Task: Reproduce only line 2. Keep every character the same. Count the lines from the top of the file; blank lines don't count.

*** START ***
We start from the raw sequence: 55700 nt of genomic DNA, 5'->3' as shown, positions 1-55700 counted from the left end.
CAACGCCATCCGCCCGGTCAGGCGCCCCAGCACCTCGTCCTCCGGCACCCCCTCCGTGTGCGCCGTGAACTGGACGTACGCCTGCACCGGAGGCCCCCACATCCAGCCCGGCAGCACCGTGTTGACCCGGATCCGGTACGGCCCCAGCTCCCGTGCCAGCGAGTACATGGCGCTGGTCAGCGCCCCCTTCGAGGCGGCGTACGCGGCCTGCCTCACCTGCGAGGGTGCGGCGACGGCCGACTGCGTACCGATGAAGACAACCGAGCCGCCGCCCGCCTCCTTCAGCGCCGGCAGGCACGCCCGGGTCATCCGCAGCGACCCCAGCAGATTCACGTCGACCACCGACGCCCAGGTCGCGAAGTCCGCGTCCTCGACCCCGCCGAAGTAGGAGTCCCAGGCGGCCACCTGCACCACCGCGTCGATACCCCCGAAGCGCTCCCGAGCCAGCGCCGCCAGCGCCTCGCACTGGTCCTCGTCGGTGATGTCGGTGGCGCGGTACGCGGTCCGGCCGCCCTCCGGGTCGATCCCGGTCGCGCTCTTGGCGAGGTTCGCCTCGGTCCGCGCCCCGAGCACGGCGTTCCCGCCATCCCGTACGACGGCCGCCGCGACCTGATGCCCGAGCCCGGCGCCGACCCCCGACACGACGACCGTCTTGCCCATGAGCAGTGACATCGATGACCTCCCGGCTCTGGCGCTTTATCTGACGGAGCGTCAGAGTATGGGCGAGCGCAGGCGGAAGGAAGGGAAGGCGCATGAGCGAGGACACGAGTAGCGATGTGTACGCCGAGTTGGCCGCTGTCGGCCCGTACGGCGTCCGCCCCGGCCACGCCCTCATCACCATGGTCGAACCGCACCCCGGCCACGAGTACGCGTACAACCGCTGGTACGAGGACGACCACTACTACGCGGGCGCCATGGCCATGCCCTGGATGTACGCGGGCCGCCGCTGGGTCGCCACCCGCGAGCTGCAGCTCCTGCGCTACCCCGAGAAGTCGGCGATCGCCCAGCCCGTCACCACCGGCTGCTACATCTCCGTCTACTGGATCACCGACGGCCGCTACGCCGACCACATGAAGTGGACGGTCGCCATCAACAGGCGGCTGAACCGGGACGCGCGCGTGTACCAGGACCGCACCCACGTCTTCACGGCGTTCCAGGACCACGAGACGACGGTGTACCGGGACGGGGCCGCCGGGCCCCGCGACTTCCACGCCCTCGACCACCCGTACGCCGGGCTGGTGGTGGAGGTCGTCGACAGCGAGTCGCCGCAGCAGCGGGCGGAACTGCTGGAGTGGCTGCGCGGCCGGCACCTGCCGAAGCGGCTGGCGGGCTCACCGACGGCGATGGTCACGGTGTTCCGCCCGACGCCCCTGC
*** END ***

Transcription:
CAACGCCATCCGCCCGGTCAGGCGCCCCAGCACCTCGTCCTCCGGCACCCCCTCCGTGTGCGCCGTGAACTGGACGTACGCCTGCACCGGAGGCCCCCACATCCAGCCCGGCAGCACCGTGTTGACCCGGATCCGGTACGGCCCCAGCTCCCGTGCCAGCGAGTACATGGCGCTGGTCAGCGCCCCCTTCGAGGCGGCGTACGCGGCCTGCCTCACCTGCGAGGGTGCGGCGACGGCCGACTGCGTACCGATGAAGACAACCGAGCCGCCGCCCGCCTCCTTCAGCGCCGGCAGGCACGCCCGGGTCATCCGCAGCGACCCCAGCAGATTCACGTCGACCACCGACGCCCAGGTCGCGAAGTCCGCGTCCTCGACCCCGCCGAAGTAGGAGTCCCAGGCGGCCACCTGCACCACCGCGTCGATACCCCCGAAGCGCTCCCGAGCCAGCGCCGCCAGCGCCTCGCACTGGTCCTCGTCGGTGATGTCGGTGGCGCGGTACGCGGTCCGGCCGCCCTCCGGGTCGATCCCGGTCGCGCTCTTGGCGAGGTTCGCCTCGGTCCGCGCCCCGAGCACGGCGTTCCCGCCATCCCGTACGACGGCCGCCGCGACCTGATGCCCGAGCCCGGCGCCGACCCCCGACACGACGACCGTCTTGCCCATGAGCAGTGACATCGATGACCTCCCGGCTCTGGCGCTTTATCTGACGGAGCGTCAGAGTATGGGCGAGCGCAGGCGGAAGGAAGGGAAGGCGCATGAGCGAGGACACGAGTAGCGATGTGTACGCCGAGTTGGCCGCTGTCGGCCCGTACGGCGTCCGCCCCGGCCACGCCCTCATCACCATGGTCGAACCGCACCCCGGCCACGAGTACGCGTACAACCGCTGGTACGAGGACGACCACTACTACGCGGGCGCCATGGCCATGCCCTGGATGTACGCGGGCCGCCGCTGGGTCGCCACCCGCGAGCTGCAGCTCCTGCGCTACCCCGAGAAGTCGGCGATCGCCCAGCCCGTCACCACCGGCTGCTACATCTCCGTCTACTGGATCACCGACGGCCGCTACGCCGACCACATGAAGTGGACGGTCGCCATCAACAGGCGGCTGAACCGGGACGCGCGCGTGTACCAGGACCGCACCCACGTCTTCACGGCGTTCCAGGACCACGAGACGACGGTGTACCGGGACGGGGCCGCCGGGCCCCGCGACTTCCACGCCCTCGACCACCCGTACGCCGGGCTGGTGGTGGAGGTCGTCGACAGCGAGTCGCCGCAGCAGCGGGCGGAACTGCTGGAGTGGCTGCGCGGCCGGCACCTGCCGAAGCGGCTGGCGGGCTCACCGACGGCGATGGTCACGGTGTTCCGCCCGACGCCCCTGC